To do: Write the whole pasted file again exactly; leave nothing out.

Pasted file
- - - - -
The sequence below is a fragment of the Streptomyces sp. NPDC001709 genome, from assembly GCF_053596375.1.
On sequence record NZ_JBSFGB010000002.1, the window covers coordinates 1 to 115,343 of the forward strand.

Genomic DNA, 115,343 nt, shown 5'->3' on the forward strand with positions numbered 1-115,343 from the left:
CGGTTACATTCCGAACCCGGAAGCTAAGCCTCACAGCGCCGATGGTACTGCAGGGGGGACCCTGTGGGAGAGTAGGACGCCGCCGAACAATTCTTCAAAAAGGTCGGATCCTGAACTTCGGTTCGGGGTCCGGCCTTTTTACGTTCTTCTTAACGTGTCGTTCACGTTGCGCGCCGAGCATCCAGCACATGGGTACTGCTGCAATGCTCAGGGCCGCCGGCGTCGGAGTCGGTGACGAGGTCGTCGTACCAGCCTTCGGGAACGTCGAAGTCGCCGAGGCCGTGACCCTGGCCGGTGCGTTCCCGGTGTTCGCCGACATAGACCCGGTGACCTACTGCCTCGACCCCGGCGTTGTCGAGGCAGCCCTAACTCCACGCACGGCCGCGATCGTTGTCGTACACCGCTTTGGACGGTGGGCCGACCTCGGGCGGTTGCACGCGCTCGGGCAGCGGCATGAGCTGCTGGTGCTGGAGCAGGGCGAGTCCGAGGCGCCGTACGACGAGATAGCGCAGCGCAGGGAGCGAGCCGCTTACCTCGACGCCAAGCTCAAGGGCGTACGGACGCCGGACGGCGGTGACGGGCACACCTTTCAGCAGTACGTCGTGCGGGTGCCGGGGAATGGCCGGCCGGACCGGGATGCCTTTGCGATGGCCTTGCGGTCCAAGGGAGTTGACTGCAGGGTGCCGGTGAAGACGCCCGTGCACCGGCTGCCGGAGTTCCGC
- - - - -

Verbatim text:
The sequence below is a fragment of the Streptomyces sp. NPDC001709 genome, from assembly GCF_053596375.1.
On sequence record NZ_JBSFGB010000002.1, the window covers coordinates 1 to 115,343 of the forward strand.

Genomic DNA, 115,343 nt, shown 5'->3' on the forward strand with positions numbered 1-115,343 from the left:
CGGTTACATTCCGAACCCGGAAGCTAAGCCTCACAGCGCCGATGGTACTGCAGGGGGGACCCTGTGGGAGAGTAGGACGCCGCCGAACAATTCTTCAAAAAGGTCGGATCCTGAACTTCGGTTCGGGGTCCGGCCTTTTTACGTTCTTCTTAACGTGTCGTTCACGTTGCGCGCCGAGCATCCAGCACATGGGTACTGCTGCAATGCTCAGGGCCGCCGGCGTCGGAGTCGGTGACGAGGTCGTCGTACCAGCCTTCGGGAACGTCGAAGTCGCCGAGGCCGTGACCCTGGCCGGTGCGTTCCCGGTGTTCGCCGACATAGACCCGGTGACCTACTGCCTCGACCCCGGCGTTGTCGAGGCAGCCCTAACTCCACGCACGGCCGCGATCGTTGTCGTACACCGCTTTGGACGGTGGGCCGACCTCGGGCGGTTGCACGCGCTCGGGCAGCGGCATGAGCTGCTGGTGCTGGAGCAGGGCGAGTCCGAGGCGCCGTACGACGAGATAGCGCAGCGCAGGGAGCGAGCCGCTTACCTCGACGCCAAGCTCAAGGGCGTACGGACGCCGGACGGCGGTGACGGGCACACCTTTCAGCAGTACGTCGTGCGGGTGCCGGGGAATGGCCGGCCGGACCGGGATGCCTTTGCGATGGCCTTGCGGTCCAAGGGAGTTGACTGCAGGGTGCCGGTGAAGACGCCCGTGCACCGGCTGCCGGAGTTCCGC